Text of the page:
WMAA calls for industry participation
The Waste Management Association of Australia (WMAA) is calling for greater involvement in consultations following the recent surprise announcement by the NSW Environment Protection Authority (EPA) that it is revoking the Resource Recovery Exemption and Order, which permits the use of mixed waste organic material on agricultural land, plantation forests and mining rehabilitation land.
The waste and resource recovery industry was informed some six weeks ago that the EPA had completed research into the impacts of mixed waste organics and the expectation was that the regulator would then release its findings for wider consultation. Industry has afterall had a long history of transparent and constructive consultation on the issue, dating back to 2008 when Hyder Consulting (now Arcadis) completed an extensive project into the chemical contaminants of alternative waste treatment (AWT) organics – the ‘AWT DORF’project – that was sponsored by industry, WMAA and numerous State governments and departments, including the NSW Office of Environment and Heritage.
The EPA said in a statement that “there was robust scientific basis” for its decision to cease the use of the mixed waste organic material for agricultural purposes, adding that both the NSW Food Authority and NSW Health have reviewed the initial findings of the health risk assessment and advice.
“It is imperative that industry is given a chance to review the findings, particularly as the EPA has confirmed in [this] statement that the use of mixed waste organic material on agricultural land is unlikely to present any health risk to the general public. This is consistent with research and assessments conducted by industry,” WMAA CEO Gayle Sloan says.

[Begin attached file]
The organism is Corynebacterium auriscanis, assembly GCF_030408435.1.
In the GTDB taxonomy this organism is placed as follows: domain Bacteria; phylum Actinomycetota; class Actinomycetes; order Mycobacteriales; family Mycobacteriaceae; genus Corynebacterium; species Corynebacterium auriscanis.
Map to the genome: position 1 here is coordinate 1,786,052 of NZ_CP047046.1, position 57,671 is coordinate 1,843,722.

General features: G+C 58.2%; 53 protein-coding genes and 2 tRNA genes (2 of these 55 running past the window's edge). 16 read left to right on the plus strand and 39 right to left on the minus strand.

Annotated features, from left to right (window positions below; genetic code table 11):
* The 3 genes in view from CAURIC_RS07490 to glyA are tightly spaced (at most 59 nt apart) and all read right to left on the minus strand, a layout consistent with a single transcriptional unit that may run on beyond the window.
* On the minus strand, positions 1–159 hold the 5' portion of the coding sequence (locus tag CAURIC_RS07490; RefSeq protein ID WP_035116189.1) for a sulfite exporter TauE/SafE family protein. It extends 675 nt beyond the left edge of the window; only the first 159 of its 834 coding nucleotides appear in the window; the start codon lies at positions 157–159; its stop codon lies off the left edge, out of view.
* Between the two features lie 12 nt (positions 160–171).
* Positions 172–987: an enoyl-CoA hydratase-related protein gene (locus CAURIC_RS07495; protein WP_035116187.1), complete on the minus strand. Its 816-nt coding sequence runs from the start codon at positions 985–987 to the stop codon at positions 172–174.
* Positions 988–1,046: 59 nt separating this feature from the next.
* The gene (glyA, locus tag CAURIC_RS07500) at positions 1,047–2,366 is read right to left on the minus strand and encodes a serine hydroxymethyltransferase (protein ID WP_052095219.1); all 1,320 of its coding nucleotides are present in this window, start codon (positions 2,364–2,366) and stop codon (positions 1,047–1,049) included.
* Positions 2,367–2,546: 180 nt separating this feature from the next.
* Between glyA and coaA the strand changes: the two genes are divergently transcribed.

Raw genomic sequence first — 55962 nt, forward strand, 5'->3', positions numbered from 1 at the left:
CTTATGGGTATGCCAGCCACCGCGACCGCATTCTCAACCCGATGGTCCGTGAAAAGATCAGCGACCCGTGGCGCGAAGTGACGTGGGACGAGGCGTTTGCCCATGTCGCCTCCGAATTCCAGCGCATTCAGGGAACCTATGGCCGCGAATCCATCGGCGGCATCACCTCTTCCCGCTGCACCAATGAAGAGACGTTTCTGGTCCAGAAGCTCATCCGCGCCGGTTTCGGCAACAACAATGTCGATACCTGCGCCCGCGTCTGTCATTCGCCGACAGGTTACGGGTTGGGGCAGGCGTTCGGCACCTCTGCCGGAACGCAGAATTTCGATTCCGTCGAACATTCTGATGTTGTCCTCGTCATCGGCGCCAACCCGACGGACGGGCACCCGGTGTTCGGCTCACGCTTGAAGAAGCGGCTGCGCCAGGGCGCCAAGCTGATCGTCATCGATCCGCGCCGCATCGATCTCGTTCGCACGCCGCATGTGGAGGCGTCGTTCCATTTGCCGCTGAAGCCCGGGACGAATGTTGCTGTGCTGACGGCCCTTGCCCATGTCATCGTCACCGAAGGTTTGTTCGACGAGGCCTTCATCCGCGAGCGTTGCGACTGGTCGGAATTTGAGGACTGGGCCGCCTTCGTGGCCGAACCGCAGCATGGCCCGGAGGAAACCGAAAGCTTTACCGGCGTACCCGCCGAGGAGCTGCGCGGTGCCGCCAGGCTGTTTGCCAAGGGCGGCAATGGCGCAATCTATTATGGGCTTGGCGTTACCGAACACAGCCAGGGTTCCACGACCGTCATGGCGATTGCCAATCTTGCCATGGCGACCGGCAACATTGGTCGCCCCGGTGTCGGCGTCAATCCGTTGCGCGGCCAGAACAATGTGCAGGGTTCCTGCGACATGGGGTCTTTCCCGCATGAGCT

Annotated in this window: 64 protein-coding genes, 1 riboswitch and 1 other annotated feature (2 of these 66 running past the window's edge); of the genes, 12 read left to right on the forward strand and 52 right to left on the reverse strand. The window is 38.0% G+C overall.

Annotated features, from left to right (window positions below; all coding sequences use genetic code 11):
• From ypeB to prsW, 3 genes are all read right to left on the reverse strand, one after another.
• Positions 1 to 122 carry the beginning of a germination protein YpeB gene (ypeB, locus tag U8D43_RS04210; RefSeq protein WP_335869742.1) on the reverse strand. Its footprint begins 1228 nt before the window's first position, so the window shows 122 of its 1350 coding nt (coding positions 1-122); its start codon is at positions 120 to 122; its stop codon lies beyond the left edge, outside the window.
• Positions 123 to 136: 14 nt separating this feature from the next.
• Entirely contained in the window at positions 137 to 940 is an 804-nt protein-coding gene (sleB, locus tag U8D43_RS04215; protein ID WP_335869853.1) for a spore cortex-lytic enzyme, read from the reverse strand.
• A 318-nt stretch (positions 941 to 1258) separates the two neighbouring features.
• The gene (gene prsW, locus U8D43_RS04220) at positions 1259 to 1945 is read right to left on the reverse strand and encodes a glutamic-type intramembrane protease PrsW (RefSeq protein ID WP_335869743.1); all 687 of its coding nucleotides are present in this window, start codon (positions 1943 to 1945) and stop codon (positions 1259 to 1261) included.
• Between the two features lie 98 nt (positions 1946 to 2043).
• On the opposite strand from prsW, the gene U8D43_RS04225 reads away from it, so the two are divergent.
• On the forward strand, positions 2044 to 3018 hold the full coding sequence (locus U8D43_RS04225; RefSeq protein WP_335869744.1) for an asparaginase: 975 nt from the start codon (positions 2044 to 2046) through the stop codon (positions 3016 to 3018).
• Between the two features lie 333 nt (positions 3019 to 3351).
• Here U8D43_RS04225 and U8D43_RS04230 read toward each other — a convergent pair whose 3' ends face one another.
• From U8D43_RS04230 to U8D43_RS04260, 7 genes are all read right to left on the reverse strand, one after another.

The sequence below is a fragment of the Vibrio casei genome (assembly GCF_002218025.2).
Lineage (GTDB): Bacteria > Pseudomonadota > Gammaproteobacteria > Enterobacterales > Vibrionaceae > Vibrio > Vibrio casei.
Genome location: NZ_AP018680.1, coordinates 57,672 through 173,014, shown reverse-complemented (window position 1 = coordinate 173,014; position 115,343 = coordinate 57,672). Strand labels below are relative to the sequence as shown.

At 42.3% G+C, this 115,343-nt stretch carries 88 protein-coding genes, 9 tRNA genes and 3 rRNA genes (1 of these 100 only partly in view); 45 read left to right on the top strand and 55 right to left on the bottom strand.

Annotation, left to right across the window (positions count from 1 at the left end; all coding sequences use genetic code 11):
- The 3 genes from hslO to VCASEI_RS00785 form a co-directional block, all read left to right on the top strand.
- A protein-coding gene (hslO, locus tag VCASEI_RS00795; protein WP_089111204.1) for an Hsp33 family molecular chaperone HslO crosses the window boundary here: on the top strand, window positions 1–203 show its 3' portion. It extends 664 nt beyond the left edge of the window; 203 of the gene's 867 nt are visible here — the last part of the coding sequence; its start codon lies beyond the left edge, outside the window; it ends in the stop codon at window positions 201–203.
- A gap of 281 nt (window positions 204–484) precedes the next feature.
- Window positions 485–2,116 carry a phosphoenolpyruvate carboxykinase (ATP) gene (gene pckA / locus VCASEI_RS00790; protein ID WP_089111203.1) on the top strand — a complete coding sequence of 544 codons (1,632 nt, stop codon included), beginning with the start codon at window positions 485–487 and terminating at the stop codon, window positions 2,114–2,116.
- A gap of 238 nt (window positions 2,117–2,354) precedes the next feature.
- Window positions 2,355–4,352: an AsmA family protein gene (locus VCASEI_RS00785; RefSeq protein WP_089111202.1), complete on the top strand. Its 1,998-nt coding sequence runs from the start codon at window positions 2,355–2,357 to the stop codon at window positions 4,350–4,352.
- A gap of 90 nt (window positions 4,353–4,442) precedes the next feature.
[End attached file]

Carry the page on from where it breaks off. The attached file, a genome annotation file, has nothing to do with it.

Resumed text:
“We are calling on Government to openly and collaboratively work with industry to ensure that NSW’s resource recovery industry’s future is not undermined and that industry and local government are not adversely impacted by this decision,” says Sloan.
“Industry and local councils have invested significantly in AWT in NSW over many years with the support of the EPA. The EPA itself, in its review of waste and resource recovery infrastructure, noted in 2017 there was in fact a one million tonne shortage of AWT processing capacity across the State.”
WMAA acknowledges that there must be continued leadership by the EPA to drive positive resource recovery outcomes based on robust consultation and WMAA is looking forward to working with Government on the future of recovery in NSW.
“We await the release of the technical report but in the interim, we need to ensure that collections do not cease because of this decision and that we do not lose the community’s confidence in resource recovery in NSW. It is also important that industry does not suffer losses because of this decision,” Sloan says.
“It is vital that we maintain public confidence in our industry particularly given the challenges of late. Industry and government have a shared responsibility to work together to find long-term sustainable solutions. We appreciate Government is willing to look into financial relief packages for industry and local government that may be severely impacted by the revocation of this exemption and order.”